On the night of Tuesday, November 8, 2016, the website of Canada Immigration crashed. I wasn’t surprised; the events of that unforgettable day, both in the Philippines and the United States, shocked many citizens in both countries.
No need to go into their specific reasons for suddenly looking for other options; suffice to say, I’m certain that thousands of Filipinos and Americans felt adversely affected—and panic stricken—that suddenly, the thought of moving to another country became a serious option. And obviously, for most of them, the first choice was Canada.
The result? Perhaps for the first time ever, www.cic.gc.ca went offline. The servers just couldn’t handle the deluge of inquiries and rush of applications.Gorgeous country
Oh Canada! I understand the attraction completely. I’m quite smitten myself. I’m fortunate that I’ve had the opportunity to visit Canada many times since 2009. It is, indeed, a gorgeous, blue-sky country. Wide open spaces, first world infrastructure, one-of-a-kind attractions, addicting comfort food (poutine and beaver tails!) and a melting pot of global cuisines.
It is also a wine-drinking culture that’s very French, and yes, it’s true—all of it! Canadians are probably the nicest people in the world. You’ll hear “Oh, excuse me!” and “Oops, sorry” spoken very politely and with a genuine smile, as often as “Hi!” and “Hello!”
Canada is one of those countries that you fall for slowly, then all at once, so much so that you feel you don’t ever want to leave.
I’m certain you’ve experienced that feeling, just like this: on your last day, you want to move in slow motion, postponing the last-minute shopping and packing of your bags in a vain attempt to stall time and delay the inevitable. You wish you didn’t have to go on that final drive, the one to the airport, in this case, Pearson International, for the flight back to Manila.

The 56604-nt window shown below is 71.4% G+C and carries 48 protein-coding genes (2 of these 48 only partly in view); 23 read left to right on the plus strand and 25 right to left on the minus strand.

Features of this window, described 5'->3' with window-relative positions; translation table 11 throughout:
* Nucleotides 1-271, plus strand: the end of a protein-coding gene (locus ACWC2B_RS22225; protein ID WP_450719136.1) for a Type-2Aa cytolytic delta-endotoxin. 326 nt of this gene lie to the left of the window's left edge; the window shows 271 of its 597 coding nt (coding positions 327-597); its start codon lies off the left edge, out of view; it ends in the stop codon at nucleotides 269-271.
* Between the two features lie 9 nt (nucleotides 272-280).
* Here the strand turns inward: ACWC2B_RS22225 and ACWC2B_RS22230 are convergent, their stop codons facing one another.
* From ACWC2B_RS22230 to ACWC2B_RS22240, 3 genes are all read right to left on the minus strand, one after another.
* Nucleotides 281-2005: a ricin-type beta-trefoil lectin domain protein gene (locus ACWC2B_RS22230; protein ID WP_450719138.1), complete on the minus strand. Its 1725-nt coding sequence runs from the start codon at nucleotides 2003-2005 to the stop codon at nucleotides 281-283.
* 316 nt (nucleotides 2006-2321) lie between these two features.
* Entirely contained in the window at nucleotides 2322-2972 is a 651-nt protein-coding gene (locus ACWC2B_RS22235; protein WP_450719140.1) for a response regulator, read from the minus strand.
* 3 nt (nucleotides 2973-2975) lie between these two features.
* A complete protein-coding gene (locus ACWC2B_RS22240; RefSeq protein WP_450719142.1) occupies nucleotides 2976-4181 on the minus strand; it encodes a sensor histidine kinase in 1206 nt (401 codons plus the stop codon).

Family bonds in the burbs of Toronto
My brother Joey and his family migrated to Canada and settled in the Greater Toronto Area in 2003. They’re now based in the town of Ajax, around fifty kilometers east of downtown. So on my first few trips to visit them, I spent most of my time in their quieter suburb, often arriving in autumn to fully enjoy the explosion of fall colors. I’d spend many a breezy afternoon walking to the neighborhood Food Basics for my stash of Cadbury chocolates, or penny pinching in Dollarama after browsing for books in Chapters.
And Costco of course. Always Costco! By early evening, my brother would fire up the grill and we’d just bond over single malts and steaks until my sister-in-law Annalee arrived from work, and we’d share a bottle of red before bedtime. My routine hardly varied, interrupted only by the weekly trips to downtown Toronto via the GO Train.
And yes, I must admit, I used to consider the city as an interruption to my blissful and serene three weeks of doing absolutely nothing in Ajax.
My very first time in Toronto was deep in December of 2009, when temperatures averaged -17 Celsius, and as a first timer, wrapped up in layers and clad in snow boots, I did the usual sights: the top of the CN Tower, a walk around the home of the NBA’s Raptors, the Air Canada Center, window shopping at the Eaton Center, etc. You know, those touristy things.
Honestly, though, I was not quite impressed because that’s what every casual visitor sees. The surface gloss, the easily accessible, the landmarks . . . the obvious. The true charm of Toronto lies deeper within, and it took me the better part of a decade to really discover and explore, and to finally know it.
Truly, madly, deeply in love